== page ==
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Our app has a 'Facebook' button that opens another user's facebook profile.

Based on the assumptions that: most people who network also have higher facebook privacy settings, and also people who use the native facebook app are never logged into facebook in their mobile browser, simply loading a webview of their facebook URL would not be optimal because the user would need to 'log in' in order to do anything.

So the next thought was to hook the native app, and use the webview URL as a fallback. The only issue with this is that it kicks the user out of the app and into the facebook app.

My initial solution to this was to give an alert or action sheet with something like: Open in Facebook // Cancel

Should kicking the user out of the app require confirmation? Or is adding another "Click okay to proceed" step an annoyance?

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I think 'kicks them out' is not really correct. If I'm reading this correctly I would assume they are still logged into their profile in the app / web but you're just opening up another unrelated instance of it. Kicked-out implies that they can't get back to it without logging in again, which doesn't seem to be the case here- they just close the browser and re-open the app and they're back in again. –  JonW Jan 11 '13 at 23:57
    
That's correct — they aren't locked out, but they would be leaving the app. The question is about weather leaving the app to open the native facebook app (or twitter, or linkedin) should require confirmation or should pressing the Facebook/Linkedin/Twitter buttons simply open the native Facebook/Linkedin/Twitter apps (if installed) –  William Newton Jan 12 '13 at 0:01
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Personally I hate confirmation prompts, especially when I encounter them all the time. But I know they protect less active or savvy users. So I always like this kind of thing, if it's necessary, to have a checkbox "don't ask me again". –  jlarson Jan 12 '13 at 1:17

3 Answers 3

I think that switching between apps forth and back is annoying. It may not be slower than to open an embedded preview but will look slower since it will actually show switching apps animation, etc. It may also be confusing since your users may not want to do anything at all (that's not the person they're looked for, etc) so they will switch and then return back immediately.

I think that you should open an another app to perform some clear and simple actions like 'authorization' (facebook, twitter) or something similar (link dropbox folder, etc). These actions are performed rarely (or even once). It's okey to switch to another app in these cases.

And in a case if your users will do this operation often I think that it's better to give them profile preview in a web view (with an ability to "Open in facebook app" or "Add as a friend" if needed [without any confirmation] to perform any secured operations). So your users will actually be able to decide if they really want (need) to go to another app or not.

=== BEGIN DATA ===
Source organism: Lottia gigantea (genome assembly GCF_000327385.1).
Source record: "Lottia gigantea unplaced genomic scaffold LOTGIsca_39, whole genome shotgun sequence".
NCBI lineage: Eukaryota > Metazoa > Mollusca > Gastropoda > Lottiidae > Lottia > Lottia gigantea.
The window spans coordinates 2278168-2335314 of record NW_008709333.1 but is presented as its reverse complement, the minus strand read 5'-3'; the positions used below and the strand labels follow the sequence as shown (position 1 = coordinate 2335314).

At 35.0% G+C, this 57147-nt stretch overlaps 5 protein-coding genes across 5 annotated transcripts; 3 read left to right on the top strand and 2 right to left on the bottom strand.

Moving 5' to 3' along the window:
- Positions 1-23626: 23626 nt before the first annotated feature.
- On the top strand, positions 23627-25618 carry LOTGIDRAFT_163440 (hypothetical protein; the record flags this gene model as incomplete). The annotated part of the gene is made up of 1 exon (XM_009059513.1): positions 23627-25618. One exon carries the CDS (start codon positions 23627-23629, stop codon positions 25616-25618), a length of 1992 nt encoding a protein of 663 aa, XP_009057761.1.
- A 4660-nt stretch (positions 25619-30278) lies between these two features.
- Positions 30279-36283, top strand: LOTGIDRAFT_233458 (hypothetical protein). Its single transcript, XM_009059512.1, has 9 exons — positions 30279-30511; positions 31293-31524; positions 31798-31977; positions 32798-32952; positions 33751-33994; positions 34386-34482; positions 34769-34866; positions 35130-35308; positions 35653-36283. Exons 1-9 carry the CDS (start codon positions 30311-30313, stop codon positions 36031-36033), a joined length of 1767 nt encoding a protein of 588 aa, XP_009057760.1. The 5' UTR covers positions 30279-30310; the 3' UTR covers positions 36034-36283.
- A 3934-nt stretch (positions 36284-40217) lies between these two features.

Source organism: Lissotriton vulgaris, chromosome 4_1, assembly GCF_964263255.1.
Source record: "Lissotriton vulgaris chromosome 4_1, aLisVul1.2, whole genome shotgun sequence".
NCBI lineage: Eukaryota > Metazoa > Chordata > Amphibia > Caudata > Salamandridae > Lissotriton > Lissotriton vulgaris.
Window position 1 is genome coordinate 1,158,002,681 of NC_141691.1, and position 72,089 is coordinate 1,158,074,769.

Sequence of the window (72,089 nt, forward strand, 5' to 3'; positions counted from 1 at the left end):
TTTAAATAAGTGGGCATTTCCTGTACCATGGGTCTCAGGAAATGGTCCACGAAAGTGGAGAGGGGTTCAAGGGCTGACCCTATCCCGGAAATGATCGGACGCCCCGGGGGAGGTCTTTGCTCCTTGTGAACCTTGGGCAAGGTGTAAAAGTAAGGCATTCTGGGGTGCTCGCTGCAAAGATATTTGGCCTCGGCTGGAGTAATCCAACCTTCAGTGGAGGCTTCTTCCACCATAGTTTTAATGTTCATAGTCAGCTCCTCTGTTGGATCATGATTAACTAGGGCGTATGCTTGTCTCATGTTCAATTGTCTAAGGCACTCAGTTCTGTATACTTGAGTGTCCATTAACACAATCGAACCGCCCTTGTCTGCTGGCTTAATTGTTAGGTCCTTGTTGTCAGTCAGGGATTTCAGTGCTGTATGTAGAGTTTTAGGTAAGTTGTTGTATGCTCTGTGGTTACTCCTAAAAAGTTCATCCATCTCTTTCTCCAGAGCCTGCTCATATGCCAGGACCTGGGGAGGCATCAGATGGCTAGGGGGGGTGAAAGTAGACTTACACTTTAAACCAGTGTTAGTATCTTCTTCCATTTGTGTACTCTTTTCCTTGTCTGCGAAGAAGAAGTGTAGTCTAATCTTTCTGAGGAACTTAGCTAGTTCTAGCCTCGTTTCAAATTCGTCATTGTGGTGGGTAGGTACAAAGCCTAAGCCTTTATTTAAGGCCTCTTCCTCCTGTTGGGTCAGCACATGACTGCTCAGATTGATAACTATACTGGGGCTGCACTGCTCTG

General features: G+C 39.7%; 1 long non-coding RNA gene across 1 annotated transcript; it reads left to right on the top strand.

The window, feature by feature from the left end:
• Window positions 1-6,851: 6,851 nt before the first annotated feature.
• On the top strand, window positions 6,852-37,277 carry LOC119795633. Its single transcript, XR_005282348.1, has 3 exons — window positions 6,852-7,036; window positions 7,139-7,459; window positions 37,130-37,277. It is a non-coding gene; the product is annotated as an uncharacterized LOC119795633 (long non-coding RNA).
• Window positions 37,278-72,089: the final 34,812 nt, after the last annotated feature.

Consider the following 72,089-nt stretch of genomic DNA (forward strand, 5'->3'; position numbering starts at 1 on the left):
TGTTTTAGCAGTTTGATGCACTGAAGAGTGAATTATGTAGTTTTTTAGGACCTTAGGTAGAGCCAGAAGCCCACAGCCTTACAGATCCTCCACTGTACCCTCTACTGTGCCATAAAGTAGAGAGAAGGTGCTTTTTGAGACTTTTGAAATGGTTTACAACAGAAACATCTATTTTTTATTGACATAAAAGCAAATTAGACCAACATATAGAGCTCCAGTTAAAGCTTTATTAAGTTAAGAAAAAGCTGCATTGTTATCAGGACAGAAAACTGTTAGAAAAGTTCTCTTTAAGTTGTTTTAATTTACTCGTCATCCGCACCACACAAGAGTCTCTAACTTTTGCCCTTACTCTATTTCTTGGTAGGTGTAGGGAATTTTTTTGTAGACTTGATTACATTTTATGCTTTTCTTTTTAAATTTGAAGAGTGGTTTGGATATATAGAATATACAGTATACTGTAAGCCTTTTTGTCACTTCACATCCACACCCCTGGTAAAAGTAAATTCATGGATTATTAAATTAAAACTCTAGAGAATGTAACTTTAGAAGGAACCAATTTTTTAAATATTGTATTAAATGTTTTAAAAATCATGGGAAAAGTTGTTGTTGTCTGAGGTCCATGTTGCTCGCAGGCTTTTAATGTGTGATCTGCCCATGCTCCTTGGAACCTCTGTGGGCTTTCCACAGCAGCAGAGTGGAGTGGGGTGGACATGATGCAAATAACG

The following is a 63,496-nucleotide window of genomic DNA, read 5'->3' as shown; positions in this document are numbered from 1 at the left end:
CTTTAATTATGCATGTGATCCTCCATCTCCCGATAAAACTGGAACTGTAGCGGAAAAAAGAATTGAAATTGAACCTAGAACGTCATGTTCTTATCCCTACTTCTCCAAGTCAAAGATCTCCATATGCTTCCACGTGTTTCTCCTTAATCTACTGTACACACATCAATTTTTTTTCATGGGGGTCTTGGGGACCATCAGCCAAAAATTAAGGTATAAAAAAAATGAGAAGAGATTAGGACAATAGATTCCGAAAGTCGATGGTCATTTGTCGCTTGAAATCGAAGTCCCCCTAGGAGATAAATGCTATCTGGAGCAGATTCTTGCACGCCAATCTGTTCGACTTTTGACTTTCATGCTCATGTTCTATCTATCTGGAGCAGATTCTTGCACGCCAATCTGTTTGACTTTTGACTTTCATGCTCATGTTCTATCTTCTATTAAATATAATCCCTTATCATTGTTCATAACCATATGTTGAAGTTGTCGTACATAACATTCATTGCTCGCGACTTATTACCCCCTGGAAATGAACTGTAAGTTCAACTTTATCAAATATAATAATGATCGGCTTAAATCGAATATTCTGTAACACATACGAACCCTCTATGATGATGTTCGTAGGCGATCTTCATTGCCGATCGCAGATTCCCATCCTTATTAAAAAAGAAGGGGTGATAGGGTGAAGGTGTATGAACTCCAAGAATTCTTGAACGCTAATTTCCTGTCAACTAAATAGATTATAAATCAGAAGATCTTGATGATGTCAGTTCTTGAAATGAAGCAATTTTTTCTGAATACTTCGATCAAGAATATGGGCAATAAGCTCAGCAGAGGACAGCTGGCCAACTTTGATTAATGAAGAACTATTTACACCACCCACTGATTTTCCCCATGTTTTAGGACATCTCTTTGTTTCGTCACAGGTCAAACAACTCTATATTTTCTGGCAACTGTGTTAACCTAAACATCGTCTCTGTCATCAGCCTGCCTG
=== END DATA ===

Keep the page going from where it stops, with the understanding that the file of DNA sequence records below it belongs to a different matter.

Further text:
Or, alternatively, you may call to action ("add as friend") as @Brian already mentioned. That's a simple and clear action so your users will be aware of what will happen next.

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If your "Facebook button" implies users that they will do something related to Facebook enough, the confirmation is not necessary.

for intance

enter image description here

this picture tells users they will do something related to facebook as it has the similar appearance to facebook's layout, so you won't surprise them when you redirect them to the facebook app.

however, if your button is something like:

http://i.stack.imgur.com/xZdHr.jpg

users may think they are going to add another user as friend in your app because this picture seems different from the experience users use facebook.

(you can find these two pictures by using "add as friend button" as keyword in google image search)

Apple uses an explicit button and redirects users to the facebook app without confirmation when they want users to like their page on facebook in their app "12 days of gifts". I think this may be a good guide.

In short, use an explicit button, which implies users they are going to do something related to facebook, and redirect users directly.

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You're linked the same image twice, so your second example is unclear. –  alexeypegov Jan 14 '13 at 18:49
    
oops, I am sorry for that. I have updated it, thank you! –  Brian Jan 15 '13 at 3:19

Should kicking the user out of the app require confirmation?

No. Unless your app has anything to do with money (such as an App to fill income tax online, ticket booking, etc ) and user is currently filling a form which has a financial implications on him, don't bother him with any dialog boxes or pop-ups.

Sometimes it is okay to ask for confirmation when user has clicked on a delete or Cancel button to remove an important entity (depending upon the context of the application) such as cancelling a ticket vs cancelling notification for a new ticket promotion.

Or is adding another "Click okay to proceed" step an annoyance?

"Click okay to proceed" should be the button caption on which user will click to proceed. It shouldn't be another layer of confirmation.

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